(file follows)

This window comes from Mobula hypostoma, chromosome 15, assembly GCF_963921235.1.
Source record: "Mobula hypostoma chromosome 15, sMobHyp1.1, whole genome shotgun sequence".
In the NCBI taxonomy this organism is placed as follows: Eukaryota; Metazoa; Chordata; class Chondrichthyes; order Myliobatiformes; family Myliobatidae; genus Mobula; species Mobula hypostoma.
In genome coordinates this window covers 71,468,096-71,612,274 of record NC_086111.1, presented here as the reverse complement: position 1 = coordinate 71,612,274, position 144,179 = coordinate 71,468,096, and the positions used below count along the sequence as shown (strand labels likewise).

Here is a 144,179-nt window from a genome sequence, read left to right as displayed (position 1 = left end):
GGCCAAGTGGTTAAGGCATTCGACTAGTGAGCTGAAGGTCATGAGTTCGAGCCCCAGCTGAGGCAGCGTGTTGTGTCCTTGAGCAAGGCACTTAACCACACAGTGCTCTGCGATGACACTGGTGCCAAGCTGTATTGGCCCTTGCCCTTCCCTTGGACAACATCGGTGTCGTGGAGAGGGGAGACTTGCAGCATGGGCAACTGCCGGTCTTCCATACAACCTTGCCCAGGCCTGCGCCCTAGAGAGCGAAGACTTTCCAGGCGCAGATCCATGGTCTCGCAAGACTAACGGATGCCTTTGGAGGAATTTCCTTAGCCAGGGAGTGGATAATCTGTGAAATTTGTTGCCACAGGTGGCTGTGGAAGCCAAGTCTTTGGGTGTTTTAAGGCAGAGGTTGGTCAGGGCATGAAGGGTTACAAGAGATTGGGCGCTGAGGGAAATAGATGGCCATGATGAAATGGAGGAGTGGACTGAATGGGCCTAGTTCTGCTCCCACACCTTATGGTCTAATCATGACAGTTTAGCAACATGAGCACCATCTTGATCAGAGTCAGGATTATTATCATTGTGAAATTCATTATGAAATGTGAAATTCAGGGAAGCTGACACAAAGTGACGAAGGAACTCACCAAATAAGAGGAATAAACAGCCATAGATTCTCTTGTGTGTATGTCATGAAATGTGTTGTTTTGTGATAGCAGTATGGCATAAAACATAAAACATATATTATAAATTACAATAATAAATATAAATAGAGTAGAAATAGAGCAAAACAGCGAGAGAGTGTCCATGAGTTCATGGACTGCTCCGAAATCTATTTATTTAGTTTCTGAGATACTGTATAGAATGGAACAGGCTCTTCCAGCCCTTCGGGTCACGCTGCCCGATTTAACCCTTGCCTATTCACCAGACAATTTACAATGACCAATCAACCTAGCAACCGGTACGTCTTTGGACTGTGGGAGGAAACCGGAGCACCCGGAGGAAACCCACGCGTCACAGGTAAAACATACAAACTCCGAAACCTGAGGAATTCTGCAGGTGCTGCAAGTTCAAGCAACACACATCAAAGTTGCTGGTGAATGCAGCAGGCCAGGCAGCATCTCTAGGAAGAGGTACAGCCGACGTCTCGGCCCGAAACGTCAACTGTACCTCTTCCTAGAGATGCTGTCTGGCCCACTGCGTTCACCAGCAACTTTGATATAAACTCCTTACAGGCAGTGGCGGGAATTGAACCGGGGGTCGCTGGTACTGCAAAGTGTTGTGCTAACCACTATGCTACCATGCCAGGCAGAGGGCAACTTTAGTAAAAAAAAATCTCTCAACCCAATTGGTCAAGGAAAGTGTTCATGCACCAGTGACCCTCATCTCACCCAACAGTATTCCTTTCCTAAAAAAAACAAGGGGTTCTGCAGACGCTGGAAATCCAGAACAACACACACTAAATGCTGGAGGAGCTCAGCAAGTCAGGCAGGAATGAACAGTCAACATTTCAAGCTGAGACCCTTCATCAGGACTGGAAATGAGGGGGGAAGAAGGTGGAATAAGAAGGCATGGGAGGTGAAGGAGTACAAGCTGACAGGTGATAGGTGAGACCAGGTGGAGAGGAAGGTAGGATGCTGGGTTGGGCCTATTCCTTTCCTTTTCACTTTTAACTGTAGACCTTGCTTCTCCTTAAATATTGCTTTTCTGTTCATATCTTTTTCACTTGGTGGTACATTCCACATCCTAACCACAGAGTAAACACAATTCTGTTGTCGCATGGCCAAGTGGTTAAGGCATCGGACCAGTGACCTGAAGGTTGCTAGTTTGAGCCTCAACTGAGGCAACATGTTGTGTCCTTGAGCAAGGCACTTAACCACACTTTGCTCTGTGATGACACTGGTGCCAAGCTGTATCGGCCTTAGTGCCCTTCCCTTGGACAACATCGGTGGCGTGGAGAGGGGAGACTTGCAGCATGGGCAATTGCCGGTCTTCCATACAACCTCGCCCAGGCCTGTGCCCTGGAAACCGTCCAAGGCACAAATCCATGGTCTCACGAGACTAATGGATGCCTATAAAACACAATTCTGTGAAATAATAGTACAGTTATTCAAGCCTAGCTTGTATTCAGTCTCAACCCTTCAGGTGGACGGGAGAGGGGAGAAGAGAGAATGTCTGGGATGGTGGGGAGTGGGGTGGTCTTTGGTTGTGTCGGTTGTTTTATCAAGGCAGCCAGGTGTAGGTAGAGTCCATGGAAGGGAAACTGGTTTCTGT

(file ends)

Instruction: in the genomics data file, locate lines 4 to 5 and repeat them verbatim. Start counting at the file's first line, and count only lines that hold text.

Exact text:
In genome coordinates this window covers 71,468,096-71,612,274 of record NC_086111.1, presented here as the reverse complement: position 1 = coordinate 71,612,274, position 144,179 = coordinate 71,468,096, and the positions used below count along the sequence as shown (strand labels likewise).

Here is a 144,179-nt window from a genome sequence, read left to right as displayed (position 1 = left end):